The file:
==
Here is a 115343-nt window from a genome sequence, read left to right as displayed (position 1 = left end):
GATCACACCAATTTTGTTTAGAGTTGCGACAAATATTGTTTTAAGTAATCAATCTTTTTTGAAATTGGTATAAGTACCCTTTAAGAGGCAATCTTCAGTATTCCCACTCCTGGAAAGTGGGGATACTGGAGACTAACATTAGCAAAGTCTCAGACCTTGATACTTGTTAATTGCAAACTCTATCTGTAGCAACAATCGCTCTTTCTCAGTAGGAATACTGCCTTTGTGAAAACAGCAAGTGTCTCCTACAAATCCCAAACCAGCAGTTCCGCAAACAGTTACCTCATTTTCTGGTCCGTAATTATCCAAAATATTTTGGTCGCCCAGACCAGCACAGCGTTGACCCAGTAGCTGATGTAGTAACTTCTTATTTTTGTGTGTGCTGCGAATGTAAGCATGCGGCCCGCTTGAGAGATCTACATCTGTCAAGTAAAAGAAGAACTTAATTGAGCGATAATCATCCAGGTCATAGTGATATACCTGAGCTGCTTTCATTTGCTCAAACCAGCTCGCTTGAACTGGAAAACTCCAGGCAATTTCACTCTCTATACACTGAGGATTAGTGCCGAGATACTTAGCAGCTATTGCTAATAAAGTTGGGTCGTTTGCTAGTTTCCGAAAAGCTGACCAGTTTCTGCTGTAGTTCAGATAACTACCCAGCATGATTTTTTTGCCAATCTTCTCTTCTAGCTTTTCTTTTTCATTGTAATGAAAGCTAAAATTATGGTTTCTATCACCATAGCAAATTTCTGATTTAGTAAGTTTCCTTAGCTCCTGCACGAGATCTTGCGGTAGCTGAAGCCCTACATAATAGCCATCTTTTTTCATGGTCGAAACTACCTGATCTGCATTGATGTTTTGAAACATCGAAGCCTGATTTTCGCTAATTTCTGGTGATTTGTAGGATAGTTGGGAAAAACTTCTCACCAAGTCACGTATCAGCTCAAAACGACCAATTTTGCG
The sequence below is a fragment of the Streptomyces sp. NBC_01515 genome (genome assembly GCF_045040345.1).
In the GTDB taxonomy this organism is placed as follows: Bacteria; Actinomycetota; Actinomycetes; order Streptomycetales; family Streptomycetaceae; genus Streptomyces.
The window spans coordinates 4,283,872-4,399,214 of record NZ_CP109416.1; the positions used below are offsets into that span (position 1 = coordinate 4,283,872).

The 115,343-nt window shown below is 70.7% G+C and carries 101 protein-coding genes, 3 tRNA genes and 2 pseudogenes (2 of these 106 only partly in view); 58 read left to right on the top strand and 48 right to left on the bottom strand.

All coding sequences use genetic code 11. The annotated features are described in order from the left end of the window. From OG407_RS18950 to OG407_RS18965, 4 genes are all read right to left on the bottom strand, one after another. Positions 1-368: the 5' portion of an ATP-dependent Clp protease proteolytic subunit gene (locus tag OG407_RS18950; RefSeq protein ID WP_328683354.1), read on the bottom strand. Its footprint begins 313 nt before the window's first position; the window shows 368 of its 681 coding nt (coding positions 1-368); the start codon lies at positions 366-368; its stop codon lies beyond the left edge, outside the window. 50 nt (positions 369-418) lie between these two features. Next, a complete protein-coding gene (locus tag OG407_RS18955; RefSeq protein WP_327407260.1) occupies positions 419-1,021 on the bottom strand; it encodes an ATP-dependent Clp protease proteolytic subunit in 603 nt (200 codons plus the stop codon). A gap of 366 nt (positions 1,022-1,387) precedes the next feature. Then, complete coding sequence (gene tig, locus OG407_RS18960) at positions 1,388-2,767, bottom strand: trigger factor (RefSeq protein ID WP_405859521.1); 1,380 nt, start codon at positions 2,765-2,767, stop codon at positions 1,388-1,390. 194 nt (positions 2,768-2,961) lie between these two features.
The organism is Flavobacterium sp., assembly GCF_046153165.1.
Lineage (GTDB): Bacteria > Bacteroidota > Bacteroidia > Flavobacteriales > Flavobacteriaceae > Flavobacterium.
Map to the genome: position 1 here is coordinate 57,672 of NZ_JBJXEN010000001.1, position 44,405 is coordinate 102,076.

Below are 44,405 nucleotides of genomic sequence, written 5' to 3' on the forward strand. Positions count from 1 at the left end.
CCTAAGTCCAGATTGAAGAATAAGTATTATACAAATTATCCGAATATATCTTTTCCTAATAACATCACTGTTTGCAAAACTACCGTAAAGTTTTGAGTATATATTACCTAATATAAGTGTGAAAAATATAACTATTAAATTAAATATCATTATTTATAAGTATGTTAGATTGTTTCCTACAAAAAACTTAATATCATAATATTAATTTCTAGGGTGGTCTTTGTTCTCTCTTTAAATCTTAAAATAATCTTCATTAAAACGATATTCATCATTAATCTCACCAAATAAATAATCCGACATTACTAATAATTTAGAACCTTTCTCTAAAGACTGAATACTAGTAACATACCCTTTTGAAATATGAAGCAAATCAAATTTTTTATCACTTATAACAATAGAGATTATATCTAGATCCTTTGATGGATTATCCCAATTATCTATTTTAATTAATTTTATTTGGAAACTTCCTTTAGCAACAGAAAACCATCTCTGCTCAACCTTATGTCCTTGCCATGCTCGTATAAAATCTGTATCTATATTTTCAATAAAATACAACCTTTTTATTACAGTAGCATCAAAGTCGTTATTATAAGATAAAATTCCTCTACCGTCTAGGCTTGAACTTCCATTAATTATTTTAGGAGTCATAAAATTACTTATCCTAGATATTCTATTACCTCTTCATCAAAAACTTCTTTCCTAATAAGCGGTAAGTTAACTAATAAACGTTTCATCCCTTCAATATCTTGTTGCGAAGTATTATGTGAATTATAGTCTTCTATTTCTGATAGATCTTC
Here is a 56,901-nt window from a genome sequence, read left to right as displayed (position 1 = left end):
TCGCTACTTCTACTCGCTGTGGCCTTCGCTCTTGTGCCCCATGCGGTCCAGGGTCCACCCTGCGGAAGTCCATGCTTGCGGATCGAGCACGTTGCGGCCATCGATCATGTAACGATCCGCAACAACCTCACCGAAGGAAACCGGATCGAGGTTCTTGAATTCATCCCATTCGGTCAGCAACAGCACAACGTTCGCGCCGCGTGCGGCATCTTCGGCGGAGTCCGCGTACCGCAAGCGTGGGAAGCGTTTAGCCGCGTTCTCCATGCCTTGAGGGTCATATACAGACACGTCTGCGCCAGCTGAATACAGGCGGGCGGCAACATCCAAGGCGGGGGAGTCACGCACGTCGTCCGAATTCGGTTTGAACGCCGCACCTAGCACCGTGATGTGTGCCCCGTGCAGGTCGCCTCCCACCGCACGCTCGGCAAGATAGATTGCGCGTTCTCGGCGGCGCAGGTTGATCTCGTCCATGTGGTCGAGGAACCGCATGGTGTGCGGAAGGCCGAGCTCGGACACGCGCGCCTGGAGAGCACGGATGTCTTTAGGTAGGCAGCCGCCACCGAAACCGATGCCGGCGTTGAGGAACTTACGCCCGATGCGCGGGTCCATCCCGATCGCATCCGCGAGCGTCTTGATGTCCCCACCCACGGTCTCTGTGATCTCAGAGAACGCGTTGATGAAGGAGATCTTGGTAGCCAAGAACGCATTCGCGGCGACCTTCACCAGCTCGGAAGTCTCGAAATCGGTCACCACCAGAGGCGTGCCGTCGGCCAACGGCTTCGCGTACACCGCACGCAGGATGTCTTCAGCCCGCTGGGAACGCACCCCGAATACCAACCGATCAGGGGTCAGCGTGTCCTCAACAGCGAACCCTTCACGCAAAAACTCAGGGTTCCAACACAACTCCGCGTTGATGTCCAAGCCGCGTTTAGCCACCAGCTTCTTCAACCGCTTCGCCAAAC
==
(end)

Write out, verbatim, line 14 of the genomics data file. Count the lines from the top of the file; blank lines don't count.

TCGCTACTTCTACTCGCTGTGGCCTTCGCTCTTGTGCCCCATGCGGTCCAGGGTCCACCCTGCGGAAGTCCATGCTTGCGGATCGAGCACGTTGCGGCCATCGATCATGTAACGATCCGCAACAACCTCACCGAAGGAAACCGGATCGAGGTTCTTGAATTCATCCCATTCGGTCAGCAACAGCACAACGTTCGCGCCGCGTGCGGCATCTTCGGCGGAGTCCGCGTACCGCAAGCGTGGGAAGCGTTTAGCCGCGTTCTCCATGCCTTGAGGGTCATATACAGACACGTCTGCGCCAGCTGAATACAGGCGGGCGGCAACATCCAAGGCGGGGGAGTCACGCACGTCGTCCGAATTCGGTTTGAACGCCGCACCTAGCACCGTGATGTGTGCCCCGTGCAGGTCGCCTCCCACCGCACGCTCGGCAAGATAGATTGCGCGTTCTCGGCGGCGCAGGTTGATCTCGTCCATGTGGTCGAGGAACCGCATGGTGTGCGGAAGGCCGAGCTCGGACACGCGCGCCTGGAGAGCACGGATGTCTTTAGGTAGGCAGCCGCCACCGAAACCGATGCCGGCGTTGAGGAACTTACGCCCGATGCGCGGGTCCATCCCGATCGCATCCGCGAGCGTCTTGATGTCCCCACCCACGGTCTCTGTGATCTCAGAGAACGCGTTGATGAAGGAGATCTTGGTAGCCAAGAACGCATTCGCGGCGACCTTCACCAGCTCGGAAGTCTCGAAATCGGTCACCACCAGAGGCGTGCCGTCGGCCAACGGCTTCGCGTACACCGCACGCAGGATGTCTTCAGCCCGCTGGGAACGCACCCCGAATACCAACCGATCAGGGGTCAGCGTGTCCTCAACAGCGAACCCTTCACGCAAAAACTCAGGGTTCCAACACAACTCCGCGTTGATGTCCAAGCCGCGTTTAGCCACCAGCTTCTTCAACCGCTTCGCCAAAC